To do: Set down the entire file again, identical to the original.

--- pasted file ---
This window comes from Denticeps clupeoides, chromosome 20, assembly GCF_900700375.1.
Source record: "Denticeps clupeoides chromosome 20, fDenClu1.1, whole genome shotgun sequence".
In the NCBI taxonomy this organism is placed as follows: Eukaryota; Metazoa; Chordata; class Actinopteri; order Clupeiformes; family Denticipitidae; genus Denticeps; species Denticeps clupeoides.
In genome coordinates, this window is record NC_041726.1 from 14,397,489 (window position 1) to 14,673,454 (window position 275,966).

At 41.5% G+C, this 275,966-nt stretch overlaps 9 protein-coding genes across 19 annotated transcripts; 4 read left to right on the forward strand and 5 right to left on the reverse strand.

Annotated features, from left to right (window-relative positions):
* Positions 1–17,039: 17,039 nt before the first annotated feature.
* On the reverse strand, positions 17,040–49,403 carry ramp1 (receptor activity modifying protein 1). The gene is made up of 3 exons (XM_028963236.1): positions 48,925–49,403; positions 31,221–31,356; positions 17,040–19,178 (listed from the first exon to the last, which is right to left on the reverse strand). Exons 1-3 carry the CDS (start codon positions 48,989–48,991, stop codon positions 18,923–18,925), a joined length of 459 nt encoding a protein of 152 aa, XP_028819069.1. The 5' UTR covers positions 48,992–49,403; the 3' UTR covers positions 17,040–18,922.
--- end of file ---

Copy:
This window comes from Denticeps clupeoides, chromosome 20, assembly GCF_900700375.1.
Source record: "Denticeps clupeoides chromosome 20, fDenClu1.1, whole genome shotgun sequence".
In the NCBI taxonomy this organism is placed as follows: Eukaryota; Metazoa; Chordata; class Actinopteri; order Clupeiformes; family Denticipitidae; genus Denticeps; species Denticeps clupeoides.
In genome coordinates, this window is record NC_041726.1 from 14,397,489 (window position 1) to 14,673,454 (window position 275,966).

At 41.5% G+C, this 275,966-nt stretch overlaps 9 protein-coding genes across 19 annotated transcripts; 4 read left to right on the forward strand and 5 right to left on the reverse strand.

Annotated features, from left to right (window-relative positions):
* Positions 1–17,039: 17,039 nt before the first annotated feature.
* On the reverse strand, positions 17,040–49,403 carry ramp1 (receptor activity modifying protein 1). The gene is made up of 3 exons (XM_028963236.1): positions 48,925–49,403; positions 31,221–31,356; positions 17,040–19,178 (listed from the first exon to the last, which is right to left on the reverse strand). Exons 1-3 carry the CDS (start codon positions 48,989–48,991, stop codon positions 18,923–18,925), a joined length of 459 nt encoding a protein of 152 aa, XP_028819069.1. The 5' UTR covers positions 48,992–49,403; the 3' UTR covers positions 17,040–18,922.